Power is never balanced. We do not live in a world of perfection. One party will always have more than the other. We see this in the corporate commercial world where on a scale of 1 to 100, the Small Medium Business (SME) has the power of just 1 whilst and the larger corporates are on 99. There is a similar power differential between employer/employee. It is just the way things are. That is not to say that the power cannot be re-addressed and negotiated. The question of where power sits and who has knowledge is never more compelling than when dealing with Non-Disclosure Agreements known as NDAs. Is there a power in balance in respect of those instructed to carry out work for a party such as the case as Matt Hancock and Isabel Oakeshott.
NDAs have become critical in business and in fact a number of arenas including ghost writing and dispute settlements (where they have long been used) for a number of reasons. The original purpose of an NDA is and was to protect the position of (usually) one party in regard to information that could result in loss of revenue, profits, resources or reputation. For many larger businesses, NDAs, are the standard course of action when making deals with another business, and particularly in mergers and acquisitions. In some cases, NDAs are becoming commonly used for employee settlements and settlements between business for late payments. The questions then arise, “what is the true purpose of an NDA, when should it be used and why is there such a growing stigma around the use of NDAs?”
NDAs probably came to the forefront of the general public’s mind when they started being referred to in the news with reference to an employer’s allegation for misconduct, sexually harassment and assault with his employees, for example as reported in the Weinstein case. However, NDAs does not have to be all one way, but can be a two way agreement. A mutual NDA creates reciprocal obligations so each party’s information is protected whilst a one way NDA assumes that information that is sensitive is flowing only one way. This could be for instance in a purchase of a business or with employees/contractors/freelancers where they are open to sensitive information. They are often used in engineering companies, startups (particularly in technology) and those in film productions. This is all very well and good, so why the stigma surrounding it? Surely it can’t be just down to one or two parties misusing NDAs to protect their “reputation?”. It turns out that NDAs are fast becoming the go to legal document to protect not just employers but businesses from opening their dirty laundry and behaviour to the general public and other businesses. Reputation after all, both in business and as an individual, is everything!
The misuse is twofold; the first in respect of employee/employer relationships and secondly in terms of business settlement. It would appear companies are now using NDAs to cover up allegations of discrimination and harassment. In allowing NDAs you are not going to the source of the problem and thereby the document becomes a tool to keep the status quo. Keeping the status quo can be seen as so critical for a business that ethics are ignored. The status quo is also important for some businesses commercially and they may work to maintain it for years. For example, if they are using the supply chain as a form of credit, they would not want to change the situation and would not want their “reputation” tarnished in the media, public perception and with other businesses. What has been a document used to share ideas, knowledge, information and to develop new products is now becoming a tool to hide such things as late payments. I am distinguishing between a legitimate dispute and settlement, and simply being paid late and not wanting that information to be disclosed and exerting corporate power by saying “sign this to get paid”. The reason is simply so they cannot be reported under the prompt payment scheme or to the Commissioner for Small Businesses. The business’ ethics do not come into it and probably left the company a number of years ago.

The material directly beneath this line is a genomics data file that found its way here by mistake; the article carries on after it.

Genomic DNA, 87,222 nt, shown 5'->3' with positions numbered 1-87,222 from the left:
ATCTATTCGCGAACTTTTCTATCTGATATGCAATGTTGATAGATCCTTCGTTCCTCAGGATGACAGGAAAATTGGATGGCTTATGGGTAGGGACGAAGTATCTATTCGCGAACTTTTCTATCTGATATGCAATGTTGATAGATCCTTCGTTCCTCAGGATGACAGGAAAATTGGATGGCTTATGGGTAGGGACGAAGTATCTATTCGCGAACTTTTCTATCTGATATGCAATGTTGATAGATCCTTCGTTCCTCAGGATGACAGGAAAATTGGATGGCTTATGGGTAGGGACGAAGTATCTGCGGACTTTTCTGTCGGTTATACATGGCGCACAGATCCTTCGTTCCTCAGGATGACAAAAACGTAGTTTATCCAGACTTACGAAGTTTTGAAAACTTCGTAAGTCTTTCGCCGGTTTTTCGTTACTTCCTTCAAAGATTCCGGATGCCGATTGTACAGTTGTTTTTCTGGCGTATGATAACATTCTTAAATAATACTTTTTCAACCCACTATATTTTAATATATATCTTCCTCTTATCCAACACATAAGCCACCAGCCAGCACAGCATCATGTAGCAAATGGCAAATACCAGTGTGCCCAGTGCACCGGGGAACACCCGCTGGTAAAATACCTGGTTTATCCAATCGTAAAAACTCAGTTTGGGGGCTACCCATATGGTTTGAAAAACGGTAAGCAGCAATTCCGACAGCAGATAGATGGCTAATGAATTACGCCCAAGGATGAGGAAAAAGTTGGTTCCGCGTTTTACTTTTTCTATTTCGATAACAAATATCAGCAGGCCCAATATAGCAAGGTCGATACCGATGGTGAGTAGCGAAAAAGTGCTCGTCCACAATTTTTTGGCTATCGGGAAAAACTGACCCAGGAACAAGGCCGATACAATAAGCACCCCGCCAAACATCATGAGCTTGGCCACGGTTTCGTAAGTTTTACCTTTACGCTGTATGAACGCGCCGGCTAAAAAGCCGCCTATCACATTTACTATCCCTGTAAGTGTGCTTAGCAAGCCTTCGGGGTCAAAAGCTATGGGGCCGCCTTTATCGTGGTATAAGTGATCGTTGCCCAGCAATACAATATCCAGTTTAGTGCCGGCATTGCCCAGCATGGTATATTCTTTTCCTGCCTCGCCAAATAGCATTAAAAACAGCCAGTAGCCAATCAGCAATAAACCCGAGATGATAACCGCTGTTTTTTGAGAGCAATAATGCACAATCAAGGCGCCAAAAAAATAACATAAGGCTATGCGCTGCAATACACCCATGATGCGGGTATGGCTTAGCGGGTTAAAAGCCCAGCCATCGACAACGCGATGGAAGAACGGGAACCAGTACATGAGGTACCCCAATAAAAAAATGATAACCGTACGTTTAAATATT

The issues about the misuse of a NDA in terms of the employer/employee are being addressed as was announced by the Government on the 4 March 2019 by the Department for Business, Energy & Industrial Strategy. However, this only deals with one issue and of course does not cover contractors or freelance workers. Neither does it cover a business-to-business relationship.
So what of the Hancock revelations? The question is if there was an NDA in place and what that looked like, what did it cover and in what circumstances. The parties differ as an NDA and just a set of terms. However, Oakeshott is placing her flag firmly in the ground and claiming overwhelming public interest. I am sure both parties have taken legal advice (if not they can always give me a call 😊) but if information is leaked as a result of a breach of an agreement the question has to be what purpose does it serve? In the Weinstein matter for instance, it was to prevent the repetition of sexual offences he had been carrying out.
Times are changing and power redistribution is being addressed. NDAs do have a place in business and can act as a wonderful document to help promote the exchange of knowledge and ideas, and if presented with one, remember it can be a two-way path. So if you feel you have been bullied into a corner, see if you can add something to your advantage. You never know what you can achieve simply by asking the question; just remember it is like any other contract which can always be broken.
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